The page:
“If you have students who are getting in that aren’t qualified to attend the school and are just getting in because of their legacy, I think that’s entirely unfair to other students who are more qualified, and just didn’t have a parent who had the privilege of going to college,” Chang said. 

Following the ‘Varsity Blues’ college admissions scandal—where dozens of wealthy families used bribes and false achievements to get their children admitted into elite colleges—a 2020 Wall Street Journal report found that between 2004 and 2020, the percentage of the nation’s top 250 institutions that considered legacy as an admission factor dropped by seven percent. 

Julian said this shift away from legacy consideration helps promote applicants’ merits, rather than allowing them to rely on family connections. 

“It also helps immigrant families and new families get into the system, so [college] is not just limited to the upper-class families that have already been going for generations,” Julian said. 

Nnenna Okorie, MCAS ’26, also said eliminating the consideration of legacy status allows universities to focus more on the individual applicant.

“I feel like if your parents went to the school you’re applying to and if the school doesn’t consider that as a factor in admissions, that’s just showing how much the school sees you as a person and not as a child of your parents, if that makes sense,” Okorie said. 

Especially with the possible overruling of affirmative action, Arcidiacono said he hopes more universities consider eliminating an applicant’s legacy status as a factor in the admissions process. 

“If affirmative action falls, I think legacy preferences have to fall,” he said. “it would not be sustainable to not allow for racial preferences, but then give big bumps for the children of alumni.”

Gosselin said that while BC considers if a student has an alum parent, the University still equally prioritizes attracting students from all ends of the socioeconomic spectrum. The University’s recent partnership with Questbridge—a non-profit program that helps high-achieving, low-income students gain admission and scholarships—is one example of this larger strategy, Gosselin said. 

“Our recent partnership with QuestBridge is one example of this larger strategy,” Gosselin said. “Through our QuestBridge partnership, we identify high-achieving students who thrive at Boston College, but would be unable to afford to attend without significant financial aid.” 

The enrollment of each entering class is a highly complex process that requires a multifaceted recruitment strategy—and colleges do not focus on just one population of students, according to Gosselin.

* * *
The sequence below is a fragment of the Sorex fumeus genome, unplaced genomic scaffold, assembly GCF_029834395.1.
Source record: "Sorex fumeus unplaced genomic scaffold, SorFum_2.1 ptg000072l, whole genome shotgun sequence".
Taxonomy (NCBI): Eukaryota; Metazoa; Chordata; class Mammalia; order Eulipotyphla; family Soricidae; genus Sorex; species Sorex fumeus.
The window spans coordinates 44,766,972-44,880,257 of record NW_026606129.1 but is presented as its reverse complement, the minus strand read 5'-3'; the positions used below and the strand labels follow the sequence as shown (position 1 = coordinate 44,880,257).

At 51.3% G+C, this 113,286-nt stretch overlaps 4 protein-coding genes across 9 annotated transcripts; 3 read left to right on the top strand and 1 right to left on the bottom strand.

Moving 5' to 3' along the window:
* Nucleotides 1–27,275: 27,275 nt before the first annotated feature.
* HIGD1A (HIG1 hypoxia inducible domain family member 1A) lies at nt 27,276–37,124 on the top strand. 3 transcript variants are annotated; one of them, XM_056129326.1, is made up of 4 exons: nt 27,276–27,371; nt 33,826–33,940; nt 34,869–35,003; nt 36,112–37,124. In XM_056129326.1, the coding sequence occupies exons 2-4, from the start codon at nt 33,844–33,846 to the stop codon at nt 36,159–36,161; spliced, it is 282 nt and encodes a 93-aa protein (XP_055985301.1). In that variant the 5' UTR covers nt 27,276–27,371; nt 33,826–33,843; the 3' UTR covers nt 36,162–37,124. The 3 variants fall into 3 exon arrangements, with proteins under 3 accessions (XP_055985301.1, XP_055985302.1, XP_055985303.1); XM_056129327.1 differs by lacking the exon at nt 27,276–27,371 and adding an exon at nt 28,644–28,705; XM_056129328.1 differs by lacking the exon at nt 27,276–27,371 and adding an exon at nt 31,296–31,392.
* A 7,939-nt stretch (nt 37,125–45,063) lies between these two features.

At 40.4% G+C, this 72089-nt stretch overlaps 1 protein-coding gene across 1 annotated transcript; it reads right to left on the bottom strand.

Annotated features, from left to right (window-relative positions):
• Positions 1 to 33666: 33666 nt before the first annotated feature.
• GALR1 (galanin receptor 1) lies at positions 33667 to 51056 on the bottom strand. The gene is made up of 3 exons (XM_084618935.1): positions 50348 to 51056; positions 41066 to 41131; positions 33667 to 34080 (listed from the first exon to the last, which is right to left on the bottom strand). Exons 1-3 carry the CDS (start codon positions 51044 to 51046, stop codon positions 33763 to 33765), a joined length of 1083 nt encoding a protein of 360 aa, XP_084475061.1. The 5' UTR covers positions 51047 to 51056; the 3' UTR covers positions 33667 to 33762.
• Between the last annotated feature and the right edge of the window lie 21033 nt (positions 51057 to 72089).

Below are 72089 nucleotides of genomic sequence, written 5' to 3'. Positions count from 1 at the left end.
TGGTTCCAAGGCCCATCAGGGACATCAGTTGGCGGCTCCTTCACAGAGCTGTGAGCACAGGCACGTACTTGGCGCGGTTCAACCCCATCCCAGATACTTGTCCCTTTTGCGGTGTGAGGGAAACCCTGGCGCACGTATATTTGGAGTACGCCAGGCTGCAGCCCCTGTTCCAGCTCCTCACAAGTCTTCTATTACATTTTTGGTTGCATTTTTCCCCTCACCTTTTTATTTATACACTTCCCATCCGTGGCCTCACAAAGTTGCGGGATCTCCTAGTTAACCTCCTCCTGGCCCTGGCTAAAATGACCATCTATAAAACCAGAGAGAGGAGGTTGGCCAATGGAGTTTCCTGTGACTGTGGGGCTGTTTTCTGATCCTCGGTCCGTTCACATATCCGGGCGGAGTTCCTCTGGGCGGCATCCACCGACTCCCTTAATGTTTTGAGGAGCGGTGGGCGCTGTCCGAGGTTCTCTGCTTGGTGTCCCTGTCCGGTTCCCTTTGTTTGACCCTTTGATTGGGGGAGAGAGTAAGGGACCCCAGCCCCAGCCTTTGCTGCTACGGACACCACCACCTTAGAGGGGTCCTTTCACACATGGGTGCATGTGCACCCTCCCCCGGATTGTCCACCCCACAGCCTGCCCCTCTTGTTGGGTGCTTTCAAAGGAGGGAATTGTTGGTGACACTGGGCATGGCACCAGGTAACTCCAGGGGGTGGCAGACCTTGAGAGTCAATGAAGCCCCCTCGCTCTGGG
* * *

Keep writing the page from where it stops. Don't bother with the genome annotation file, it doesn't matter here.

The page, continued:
“The composition of Boston College’s undergraduate population today (35% AHANA, 10% international, 13% Pell Grant recipients, 11% first generation, 48 states and 66 foreign countries) provides evidence that diversity is not diminished by the enrollment of legacy students,” Gosselin said.

Julian said she appreciates BC’s efforts to bridge possible connections to first-generation applicants and acknowledges the difficulty of balancing the University’s acceptance of first-generation and legacy applicants. 

“If we’re finding that more people who come from BC legacies are applying than there are first gen, then it’s hard to find that balance because I don’t want to cut off people just because they have a legacy at that point,” Julian said. 

Thinking ahead toward the future of admissions—especially with the Fair College Admissions for Students Act and other bills that oppose the consideration of legacy status—Arcidiacono said he is optimistic that unfair admissions can be constrained.

But, even if restrictions are placed on legacy preferences, Arcidiacono said universities need to be more transparent about their data. 

“The more secretive it is, the more you can favor the groups that you want to favor, you know,” Arcidiacono said. “Yeah, I think in my view, a much better system is to have everything be much more [transparent].”

Update (2/27/23, 12:01 p.m.): This article has been changed to update the definition of legacy relations.

Update (2/27/23, 3:28 p.m.): This article has been changed to move the sentence “Gosselin also clarified that the consideration of ‘alumni/ae relations’ does not extend to applicants who are siblings, cousins, grandchildren, nieces, or nephews of BC alumni” from the 13th to the seventh paragraph for clarification.

Correction (3/1/21, 3:36 p.m.): A quote from Gosselin has been corrected to say “The use of legacy admissions, when practiced responsibly and as a part of a larger recruitment strategy, contributes to Boston College’s success in enrolling a student body from a wide range of backgrounds and talents.”

February 26, 2023